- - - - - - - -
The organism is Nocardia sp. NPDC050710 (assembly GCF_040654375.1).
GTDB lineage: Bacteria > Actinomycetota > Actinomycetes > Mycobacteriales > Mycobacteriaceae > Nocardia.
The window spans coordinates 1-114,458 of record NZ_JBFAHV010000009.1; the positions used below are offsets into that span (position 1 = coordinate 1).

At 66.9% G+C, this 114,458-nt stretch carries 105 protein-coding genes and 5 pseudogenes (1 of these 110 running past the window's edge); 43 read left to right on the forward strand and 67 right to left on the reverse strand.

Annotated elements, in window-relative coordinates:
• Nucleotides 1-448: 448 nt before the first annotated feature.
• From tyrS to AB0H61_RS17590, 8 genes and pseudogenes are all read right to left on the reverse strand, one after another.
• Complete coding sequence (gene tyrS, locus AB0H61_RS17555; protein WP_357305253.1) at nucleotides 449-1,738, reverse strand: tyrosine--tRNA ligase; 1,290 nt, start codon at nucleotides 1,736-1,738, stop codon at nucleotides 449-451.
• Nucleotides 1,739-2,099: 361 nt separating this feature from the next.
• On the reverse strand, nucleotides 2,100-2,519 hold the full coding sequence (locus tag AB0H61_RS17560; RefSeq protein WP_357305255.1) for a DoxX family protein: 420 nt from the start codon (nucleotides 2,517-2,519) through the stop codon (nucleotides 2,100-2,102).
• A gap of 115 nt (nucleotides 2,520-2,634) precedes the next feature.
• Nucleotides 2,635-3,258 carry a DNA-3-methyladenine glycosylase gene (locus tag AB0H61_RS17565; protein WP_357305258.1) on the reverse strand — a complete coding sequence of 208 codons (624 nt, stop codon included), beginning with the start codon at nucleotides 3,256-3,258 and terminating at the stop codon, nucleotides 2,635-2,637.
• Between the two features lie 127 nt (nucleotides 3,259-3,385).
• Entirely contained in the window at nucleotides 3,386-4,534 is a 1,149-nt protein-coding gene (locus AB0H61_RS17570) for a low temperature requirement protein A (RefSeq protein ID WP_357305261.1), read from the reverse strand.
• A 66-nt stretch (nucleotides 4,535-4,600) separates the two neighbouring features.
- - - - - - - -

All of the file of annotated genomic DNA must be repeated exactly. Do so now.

The organism is Nocardia sp. NPDC050710 (assembly GCF_040654375.1).
GTDB lineage: Bacteria > Actinomycetota > Actinomycetes > Mycobacteriales > Mycobacteriaceae > Nocardia.
The window spans coordinates 1-114,458 of record NZ_JBFAHV010000009.1; the positions used below are offsets into that span (position 1 = coordinate 1).

At 66.9% G+C, this 114,458-nt stretch carries 105 protein-coding genes and 5 pseudogenes (1 of these 110 running past the window's edge); 43 read left to right on the forward strand and 67 right to left on the reverse strand.

Annotated elements, in window-relative coordinates:
• Nucleotides 1-448: 448 nt before the first annotated feature.
• From tyrS to AB0H61_RS17590, 8 genes and pseudogenes are all read right to left on the reverse strand, one after another.
• Complete coding sequence (gene tyrS, locus AB0H61_RS17555; protein WP_357305253.1) at nucleotides 449-1,738, reverse strand: tyrosine--tRNA ligase; 1,290 nt, start codon at nucleotides 1,736-1,738, stop codon at nucleotides 449-451.
• Nucleotides 1,739-2,099: 361 nt separating this feature from the next.
• On the reverse strand, nucleotides 2,100-2,519 hold the full coding sequence (locus tag AB0H61_RS17560; RefSeq protein WP_357305255.1) for a DoxX family protein: 420 nt from the start codon (nucleotides 2,517-2,519) through the stop codon (nucleotides 2,100-2,102).
• A gap of 115 nt (nucleotides 2,520-2,634) precedes the next feature.
• Nucleotides 2,635-3,258 carry a DNA-3-methyladenine glycosylase gene (locus tag AB0H61_RS17565; protein WP_357305258.1) on the reverse strand — a complete coding sequence of 208 codons (624 nt, stop codon included), beginning with the start codon at nucleotides 3,256-3,258 and terminating at the stop codon, nucleotides 2,635-2,637.
• Between the two features lie 127 nt (nucleotides 3,259-3,385).
• Entirely contained in the window at nucleotides 3,386-4,534 is a 1,149-nt protein-coding gene (locus AB0H61_RS17570) for a low temperature requirement protein A (RefSeq protein ID WP_357305261.1), read from the reverse strand.
• A 66-nt stretch (nucleotides 4,535-4,600) separates the two neighbouring features.